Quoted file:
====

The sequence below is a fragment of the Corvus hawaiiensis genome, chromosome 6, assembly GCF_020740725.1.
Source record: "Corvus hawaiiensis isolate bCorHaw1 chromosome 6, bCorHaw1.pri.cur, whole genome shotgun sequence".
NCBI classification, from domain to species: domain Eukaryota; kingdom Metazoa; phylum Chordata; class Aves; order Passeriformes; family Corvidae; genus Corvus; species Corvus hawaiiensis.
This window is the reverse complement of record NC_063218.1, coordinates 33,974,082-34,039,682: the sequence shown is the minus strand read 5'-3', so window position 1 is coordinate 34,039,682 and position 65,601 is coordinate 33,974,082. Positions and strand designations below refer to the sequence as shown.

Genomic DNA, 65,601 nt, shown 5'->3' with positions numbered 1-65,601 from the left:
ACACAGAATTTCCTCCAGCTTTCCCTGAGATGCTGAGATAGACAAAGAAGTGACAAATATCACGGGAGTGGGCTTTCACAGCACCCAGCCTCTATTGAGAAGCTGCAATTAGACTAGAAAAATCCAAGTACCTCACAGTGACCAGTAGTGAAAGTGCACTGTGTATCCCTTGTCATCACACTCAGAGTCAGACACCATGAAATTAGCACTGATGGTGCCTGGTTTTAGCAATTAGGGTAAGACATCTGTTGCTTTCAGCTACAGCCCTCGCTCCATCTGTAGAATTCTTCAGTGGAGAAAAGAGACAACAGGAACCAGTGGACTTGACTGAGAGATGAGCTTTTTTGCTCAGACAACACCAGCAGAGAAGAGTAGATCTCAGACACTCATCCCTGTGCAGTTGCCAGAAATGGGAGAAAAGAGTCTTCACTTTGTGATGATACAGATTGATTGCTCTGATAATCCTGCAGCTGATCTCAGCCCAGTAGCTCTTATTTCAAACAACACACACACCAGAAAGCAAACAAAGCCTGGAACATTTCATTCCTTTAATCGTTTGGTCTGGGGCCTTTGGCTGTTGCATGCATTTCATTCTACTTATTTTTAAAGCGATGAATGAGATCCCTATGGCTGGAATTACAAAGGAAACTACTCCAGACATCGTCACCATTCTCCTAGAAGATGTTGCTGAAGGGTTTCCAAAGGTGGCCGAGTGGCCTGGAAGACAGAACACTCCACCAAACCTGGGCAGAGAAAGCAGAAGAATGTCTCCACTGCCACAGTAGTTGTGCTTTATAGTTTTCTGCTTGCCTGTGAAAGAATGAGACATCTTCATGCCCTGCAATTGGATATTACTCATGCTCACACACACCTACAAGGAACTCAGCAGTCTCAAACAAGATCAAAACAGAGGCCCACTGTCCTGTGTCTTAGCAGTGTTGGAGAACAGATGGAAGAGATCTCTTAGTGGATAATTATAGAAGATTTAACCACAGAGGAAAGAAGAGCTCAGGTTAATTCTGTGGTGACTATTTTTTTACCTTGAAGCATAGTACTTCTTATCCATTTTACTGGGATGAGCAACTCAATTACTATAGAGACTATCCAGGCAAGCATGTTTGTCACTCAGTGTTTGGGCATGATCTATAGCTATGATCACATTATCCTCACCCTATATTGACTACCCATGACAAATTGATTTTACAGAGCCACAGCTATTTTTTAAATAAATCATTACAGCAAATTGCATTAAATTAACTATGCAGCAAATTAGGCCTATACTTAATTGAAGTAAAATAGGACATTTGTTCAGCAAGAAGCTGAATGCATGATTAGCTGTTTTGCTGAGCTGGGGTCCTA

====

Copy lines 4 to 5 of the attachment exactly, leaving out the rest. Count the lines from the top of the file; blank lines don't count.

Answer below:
This window is the reverse complement of record NC_063218.1, coordinates 33,974,082-34,039,682: the sequence shown is the minus strand read 5'-3', so window position 1 is coordinate 34,039,682 and position 65,601 is coordinate 33,974,082. Positions and strand designations below refer to the sequence as shown.

Genomic DNA, 65,601 nt, shown 5'->3' with positions numbered 1-65,601 from the left: